White House pastry chef Roland Mesnier dies at 78
The cause was complications of cancer, said his son, George Mesnier.
Mr. Mesnier, whose career started with a $1 per month pastry apprenticeship at 14, was offered the White House job in 1979 after pleasing first lady Rosalynn Carter with his promise that he would focus on lighter dessert fare such as fruit. Indeed, he had a knack for modifying decadent confections with low-calorie ingredient substitutes and, when a luxurious mood prevailed, he proved a master at creating blown and pulled sugar sculptures that adorned his desserts. He showed a whimsical side by making extravagant gingerbread houses for the Christmas season, part of a White House tradition.
His mission, he said, was to comfort a family living under constant scrutiny, to understand its culinary tastes and pleasures. “If I could take away that pressure for five minutes, then I did my job,” he once told the Canadian Press. “That was my role in the White House, to put a smile on the face of the first family.”
A confident and methodical patissier who took as his motto “perfection is no accident,” he tasted every dessert that left his kitchen, carefully inspected finished plates to see what was left untouched, made allies with the White House butler to glean more insights into presidential tastes, and started in June to plan for Christmas.
In interviews and books, he revealed insights into the palate and temperament of presidents and first ladies for whom he worked.
The Carters insisted on adding to the White House menu a molded cheese ring, “a mixture of Muenster, cheddar, all the stickiest cheese you could find, mixed with onions, capers and strawberry jam in the middle” that was “a secret family recipe that no one tried to steal.”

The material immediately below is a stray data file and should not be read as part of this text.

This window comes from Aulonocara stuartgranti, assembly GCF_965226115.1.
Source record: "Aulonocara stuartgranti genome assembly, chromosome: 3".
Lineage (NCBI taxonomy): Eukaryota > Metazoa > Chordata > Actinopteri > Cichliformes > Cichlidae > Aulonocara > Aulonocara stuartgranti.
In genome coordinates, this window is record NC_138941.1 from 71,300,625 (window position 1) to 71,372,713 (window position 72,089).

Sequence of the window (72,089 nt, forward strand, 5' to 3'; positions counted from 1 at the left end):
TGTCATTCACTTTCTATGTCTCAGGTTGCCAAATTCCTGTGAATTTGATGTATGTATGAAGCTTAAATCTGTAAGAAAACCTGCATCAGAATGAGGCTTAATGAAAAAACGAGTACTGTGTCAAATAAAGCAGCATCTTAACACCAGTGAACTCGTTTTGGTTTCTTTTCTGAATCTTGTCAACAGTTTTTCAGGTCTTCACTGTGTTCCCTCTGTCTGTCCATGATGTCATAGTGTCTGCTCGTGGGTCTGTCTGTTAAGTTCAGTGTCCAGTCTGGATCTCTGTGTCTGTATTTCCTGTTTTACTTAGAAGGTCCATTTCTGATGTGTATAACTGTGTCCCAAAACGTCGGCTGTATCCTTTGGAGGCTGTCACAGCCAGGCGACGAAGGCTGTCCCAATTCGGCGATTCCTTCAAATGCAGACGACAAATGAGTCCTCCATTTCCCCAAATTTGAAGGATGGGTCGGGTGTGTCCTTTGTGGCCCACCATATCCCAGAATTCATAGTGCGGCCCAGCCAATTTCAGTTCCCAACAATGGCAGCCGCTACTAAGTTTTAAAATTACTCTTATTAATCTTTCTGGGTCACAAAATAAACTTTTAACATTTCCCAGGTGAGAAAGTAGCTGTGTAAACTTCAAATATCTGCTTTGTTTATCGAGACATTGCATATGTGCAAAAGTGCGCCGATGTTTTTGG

Nor did the Clintons deserve any Michelin stars for their family recipe: “An atrocious concoction of Coca-Cola-flavored jelly served with black glacé cherries.”
The Carters, perhaps surprisingly because of their background farming legumes in their home state of Georgia, “did not care for peanuts at all.”
He would satisfy President Ronald Reagan’s chocolate cravings, routinely denied by the first lady, by preparing a chocolate mousse when the first lady was out of town. Of Nancy Reagan’s tastes, he learned that “if she didn’t complain, that was a compliment.”
On one occasion, Nancy Reagan rejected three different desserts Mr. Mesnier presented to her for a state dinner featuring the queen of the Netherlands. On the Sunday before the Tuesday dinner, she called him back to the White House and gave highly specific instructions: Make 14 sugar baskets that are eight inches in diameter and decorate each handle with six tulips made of sugar before filling the baskets with sorbet and fresh fruit.
“She tilted her head and said, ‘Roland, you have two days and two nights,’ and I said, ‘Thank you, Madam,’” Mr. Mesnier recounted to the New York Times. “It was another test, and you know it makes you strong. Mrs. Reagan pushed me to be who I became.”